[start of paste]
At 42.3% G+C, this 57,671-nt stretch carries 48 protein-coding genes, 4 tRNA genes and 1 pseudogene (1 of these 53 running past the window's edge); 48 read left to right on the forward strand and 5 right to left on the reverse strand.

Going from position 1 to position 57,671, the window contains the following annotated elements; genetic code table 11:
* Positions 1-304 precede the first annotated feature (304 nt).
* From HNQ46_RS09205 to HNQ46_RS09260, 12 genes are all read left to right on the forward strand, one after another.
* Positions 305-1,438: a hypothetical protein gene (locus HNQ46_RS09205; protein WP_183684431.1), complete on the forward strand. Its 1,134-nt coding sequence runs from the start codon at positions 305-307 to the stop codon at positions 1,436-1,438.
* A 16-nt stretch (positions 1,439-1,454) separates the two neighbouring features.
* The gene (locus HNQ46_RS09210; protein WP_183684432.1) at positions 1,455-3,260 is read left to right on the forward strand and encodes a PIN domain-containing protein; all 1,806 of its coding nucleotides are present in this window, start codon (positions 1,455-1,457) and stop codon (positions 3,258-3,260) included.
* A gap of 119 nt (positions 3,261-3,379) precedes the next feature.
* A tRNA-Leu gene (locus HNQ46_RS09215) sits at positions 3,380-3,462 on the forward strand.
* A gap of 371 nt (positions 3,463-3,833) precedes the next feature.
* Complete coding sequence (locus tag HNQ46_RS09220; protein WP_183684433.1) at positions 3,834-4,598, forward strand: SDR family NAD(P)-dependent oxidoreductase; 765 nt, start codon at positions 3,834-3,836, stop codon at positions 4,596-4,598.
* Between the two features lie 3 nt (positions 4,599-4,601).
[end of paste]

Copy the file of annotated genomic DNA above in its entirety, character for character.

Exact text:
At 42.3% G+C, this 57,671-nt stretch carries 48 protein-coding genes, 4 tRNA genes and 1 pseudogene (1 of these 53 running past the window's edge); 48 read left to right on the forward strand and 5 right to left on the reverse strand.

Going from position 1 to position 57,671, the window contains the following annotated elements; genetic code table 11:
* Positions 1-304 precede the first annotated feature (304 nt).
* From HNQ46_RS09205 to HNQ46_RS09260, 12 genes are all read left to right on the forward strand, one after another.
* Positions 305-1,438: a hypothetical protein gene (locus HNQ46_RS09205; protein WP_183684431.1), complete on the forward strand. Its 1,134-nt coding sequence runs from the start codon at positions 305-307 to the stop codon at positions 1,436-1,438.
* A 16-nt stretch (positions 1,439-1,454) separates the two neighbouring features.
* The gene (locus HNQ46_RS09210; protein WP_183684432.1) at positions 1,455-3,260 is read left to right on the forward strand and encodes a PIN domain-containing protein; all 1,806 of its coding nucleotides are present in this window, start codon (positions 1,455-1,457) and stop codon (positions 3,258-3,260) included.
* A gap of 119 nt (positions 3,261-3,379) precedes the next feature.
* A tRNA-Leu gene (locus HNQ46_RS09215) sits at positions 3,380-3,462 on the forward strand.
* A gap of 371 nt (positions 3,463-3,833) precedes the next feature.
* Complete coding sequence (locus tag HNQ46_RS09220; protein WP_183684433.1) at positions 3,834-4,598, forward strand: SDR family NAD(P)-dependent oxidoreductase; 765 nt, start codon at positions 3,834-3,836, stop codon at positions 4,596-4,598.
* Between the two features lie 3 nt (positions 4,599-4,601).